Kurt Thomas: The fallback trade option

February, 6, 2010
2/06/10
9:31
AM ET
By Chris Sheridan

In college at TCU, Kurt Thomas once led the nation in scoring and rebounding, making him one of only three players in NCAA history to do so. Two-and-a-half years ago, his expiring $8 million contract was deemed so unappealing by Suns owner Bob Sarver that Phoenix agreed to surrender two unprotected 1st-round draft picks to Seattle, getting back only a 2nd-rounder in return (the second of those unprotected 1st-round picks goes to the Thunder this June, which is why Phoenix is currently looking for at least one 1st-round pick in any Amare Stoudemire trade).

Thomas is currently playing for his seventh NBA team as he works his way through his 15th NBA season, and he soon could end up with his eighth.

ESPN.com has learned that Thomas, the 37-year old backup center/forward for the Milwaukee Bucks, has emerged as a fallback trade option for the few playoff-bound teams (including Portland, Dallas and Cleveland) open to the idea of taking on additional salary.

"I have heard Portland," Thomas acknowledged in the visiting locker room after the Milwakee Bucks defeated the New York Knicks 114-107 Friday night at Madison Square Garden. "It's always a good feeling when you're hearing teams are interested in you."

Milwaukee is believed to be seeking little more than a second-round pick for Thomas and/or Francisco Elson, two of the three expendable big men clogging the end of their bench (the third, Dan Gadzuric, is virtually untradeable with his $6.8 million contract for this season, plus an additional year at $7.4 million).

Thomas has an expiring $3.6 million contract, and Elson has an expiring $1.7 million deal.

That's a $1.9 million difference, but Thomas is both better and more experienced than Elson, having logged 82 playoff games with Miami, New York, Phoenix and San Antonio. And when it comes to slowing down opposing big men, Thomas knows the tricks of his trade -- and doesn't disclose his secrets.

"Whatever tricks I do know, I try to keep to myself. They [rookies and young teammates] have to learn them on their own," Thomas said. "I'm someone who really understands where to be at, spacing, defense and rebounding."

The problem for the three teams listed above is a dearth of expendable 2nd-round picks.

Portland has two 2010 2nd-round picks, but must convey the least favorable of its own or Chicago's 2nd-rounder to Oklahoma City (via Minnesota). But the Blazers would also have to match salaries, and it's questionable -- despite their dire need for a big body due to season-ending injuries to Greg Oden and Joel Przybilla -- whether they'd sacrifice Travis Outlaw's expiring $3.6 million deal to make the salary cap math work in a deal for Thomas (although they were willing to surrender Outlaw to the Bucks a year ago when the teams were discussing a Richard Jefferson trade, but the Blazers wanted Ramon Sessions to be part of that deal, too).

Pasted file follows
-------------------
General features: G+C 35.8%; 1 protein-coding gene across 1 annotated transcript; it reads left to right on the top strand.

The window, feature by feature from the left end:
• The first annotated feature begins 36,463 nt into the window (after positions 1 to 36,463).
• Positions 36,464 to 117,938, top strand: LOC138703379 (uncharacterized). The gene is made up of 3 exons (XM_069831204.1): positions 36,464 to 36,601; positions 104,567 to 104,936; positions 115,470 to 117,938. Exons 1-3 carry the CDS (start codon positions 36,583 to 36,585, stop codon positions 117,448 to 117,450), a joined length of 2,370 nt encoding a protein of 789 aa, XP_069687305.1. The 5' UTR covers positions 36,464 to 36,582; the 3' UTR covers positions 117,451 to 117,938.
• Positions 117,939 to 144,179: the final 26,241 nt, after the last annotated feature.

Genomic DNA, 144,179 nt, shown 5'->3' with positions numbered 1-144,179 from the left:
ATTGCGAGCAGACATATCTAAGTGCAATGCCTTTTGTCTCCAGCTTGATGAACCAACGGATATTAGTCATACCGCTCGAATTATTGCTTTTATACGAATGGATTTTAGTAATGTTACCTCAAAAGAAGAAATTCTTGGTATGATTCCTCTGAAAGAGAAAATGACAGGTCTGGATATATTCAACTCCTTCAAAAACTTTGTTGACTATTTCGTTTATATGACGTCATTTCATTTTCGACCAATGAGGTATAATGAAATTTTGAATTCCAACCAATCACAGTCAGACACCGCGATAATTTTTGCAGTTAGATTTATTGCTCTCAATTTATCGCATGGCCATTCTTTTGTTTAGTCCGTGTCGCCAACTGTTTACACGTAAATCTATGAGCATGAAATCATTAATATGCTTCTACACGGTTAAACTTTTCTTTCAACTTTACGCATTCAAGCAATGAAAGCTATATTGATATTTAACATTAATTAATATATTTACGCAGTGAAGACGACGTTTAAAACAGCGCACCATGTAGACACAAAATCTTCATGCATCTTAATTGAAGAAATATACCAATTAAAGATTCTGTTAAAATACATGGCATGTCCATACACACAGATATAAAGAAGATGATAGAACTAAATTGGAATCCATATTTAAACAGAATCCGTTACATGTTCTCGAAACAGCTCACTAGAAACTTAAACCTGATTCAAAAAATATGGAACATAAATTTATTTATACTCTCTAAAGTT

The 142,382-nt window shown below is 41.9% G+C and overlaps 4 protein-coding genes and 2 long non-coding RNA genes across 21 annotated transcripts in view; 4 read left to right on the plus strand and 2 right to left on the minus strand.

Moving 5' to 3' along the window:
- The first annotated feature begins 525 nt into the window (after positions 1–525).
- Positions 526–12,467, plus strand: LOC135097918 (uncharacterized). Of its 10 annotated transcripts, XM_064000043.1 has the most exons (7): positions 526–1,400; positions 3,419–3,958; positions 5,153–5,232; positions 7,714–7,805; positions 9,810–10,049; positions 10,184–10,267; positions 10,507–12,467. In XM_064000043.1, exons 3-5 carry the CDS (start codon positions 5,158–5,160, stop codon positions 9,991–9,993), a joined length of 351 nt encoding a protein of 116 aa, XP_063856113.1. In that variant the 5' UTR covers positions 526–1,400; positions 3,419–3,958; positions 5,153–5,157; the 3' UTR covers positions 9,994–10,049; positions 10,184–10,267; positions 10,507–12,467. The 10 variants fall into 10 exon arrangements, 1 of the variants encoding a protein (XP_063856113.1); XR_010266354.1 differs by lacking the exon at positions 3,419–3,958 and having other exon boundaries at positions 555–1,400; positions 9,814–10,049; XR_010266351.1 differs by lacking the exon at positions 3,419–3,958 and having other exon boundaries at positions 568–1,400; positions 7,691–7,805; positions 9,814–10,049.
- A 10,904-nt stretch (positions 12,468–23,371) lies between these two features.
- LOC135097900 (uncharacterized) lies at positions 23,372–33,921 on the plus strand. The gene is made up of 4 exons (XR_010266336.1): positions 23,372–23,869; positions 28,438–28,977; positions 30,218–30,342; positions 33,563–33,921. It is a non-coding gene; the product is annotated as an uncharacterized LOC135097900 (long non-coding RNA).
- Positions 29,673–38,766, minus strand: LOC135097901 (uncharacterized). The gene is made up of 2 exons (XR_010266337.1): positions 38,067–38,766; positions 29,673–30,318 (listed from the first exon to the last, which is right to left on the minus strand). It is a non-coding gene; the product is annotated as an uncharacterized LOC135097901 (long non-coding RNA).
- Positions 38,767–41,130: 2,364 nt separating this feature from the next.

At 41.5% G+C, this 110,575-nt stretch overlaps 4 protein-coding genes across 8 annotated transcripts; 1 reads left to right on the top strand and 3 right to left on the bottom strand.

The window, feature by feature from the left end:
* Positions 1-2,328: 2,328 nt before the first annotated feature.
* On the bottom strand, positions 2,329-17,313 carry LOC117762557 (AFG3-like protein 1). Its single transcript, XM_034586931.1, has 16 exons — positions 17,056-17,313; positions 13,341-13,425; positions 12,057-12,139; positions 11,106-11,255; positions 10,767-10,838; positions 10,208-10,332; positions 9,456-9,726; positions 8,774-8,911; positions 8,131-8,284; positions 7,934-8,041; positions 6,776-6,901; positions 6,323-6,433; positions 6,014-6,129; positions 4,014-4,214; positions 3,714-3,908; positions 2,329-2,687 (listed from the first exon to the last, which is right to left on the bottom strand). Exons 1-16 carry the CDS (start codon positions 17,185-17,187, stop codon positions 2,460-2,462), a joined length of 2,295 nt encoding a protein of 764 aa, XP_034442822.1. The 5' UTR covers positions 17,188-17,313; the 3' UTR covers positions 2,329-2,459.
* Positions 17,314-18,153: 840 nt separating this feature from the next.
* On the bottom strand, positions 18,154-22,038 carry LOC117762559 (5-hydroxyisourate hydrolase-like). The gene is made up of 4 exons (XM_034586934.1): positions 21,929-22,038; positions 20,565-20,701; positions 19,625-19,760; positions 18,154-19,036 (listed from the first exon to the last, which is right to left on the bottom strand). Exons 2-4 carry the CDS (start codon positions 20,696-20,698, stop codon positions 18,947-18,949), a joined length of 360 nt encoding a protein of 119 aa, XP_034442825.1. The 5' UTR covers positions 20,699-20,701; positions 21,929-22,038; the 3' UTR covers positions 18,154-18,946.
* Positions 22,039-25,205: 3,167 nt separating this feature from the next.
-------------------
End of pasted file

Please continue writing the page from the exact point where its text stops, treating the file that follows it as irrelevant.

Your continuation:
Dallas owes a 2nd rounder to Indiana and has the option of sending its 2010 or 2011 pick to the Pacers, and the Mavericks are also owed a 2010 second-rounder by Oklahoma City -- although the Thunder keep it if it falls between Nos. 31 and 45. Dallas also does not have a one-for-one salary match for Thomas other than Drew Gooden, who is a better player than Thomas. (The Mavs do have a $2.9 million trade exception from the Kris Humphries trade to New Jersey, but that exception is not large enough to absorb Thomas' deal.)

Cleveland owes its 2nd-round pick to Phoenix, and the Suns will have to send it to Minnesota if they finish with one of the league's top 10 records (otherwise the Suns will send their own 2nd-rounder to the Wolves). Also, Cleveland does not have a disposable player whose salary falls within 125 percent of Thomas' (that's part of the trade rules), although the Cavs could get around that problem by pulling a Keith Van Horn trick and doing a sign-and-trade involving the currently idle Wally Szczerbiak or Lorenzen Wright.

Given Cleveland's sign-and-trade options, they would seem to be the most likely of those three teams (unless there is a three- or four-team trade option) to obtain Thomas if their well-chronicled effort to acquire Antawn Jamison from Washington does not come to fruition.

Just a little something to keep an eye on if things are a little too quiet, and the Jamison trade is dead, at 2:30 p.m. ET on the afternoon of Feb. 18, the NBA trading deadline.

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